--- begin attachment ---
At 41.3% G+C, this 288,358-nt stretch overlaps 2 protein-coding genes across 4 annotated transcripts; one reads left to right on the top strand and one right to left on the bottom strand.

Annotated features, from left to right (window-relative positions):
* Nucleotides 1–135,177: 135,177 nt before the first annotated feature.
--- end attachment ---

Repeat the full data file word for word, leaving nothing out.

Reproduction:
At 41.3% G+C, this 288,358-nt stretch overlaps 2 protein-coding genes across 4 annotated transcripts; one reads left to right on the top strand and one right to left on the bottom strand.

Annotated features, from left to right (window-relative positions):
* Nucleotides 1–135,177: 135,177 nt before the first annotated feature.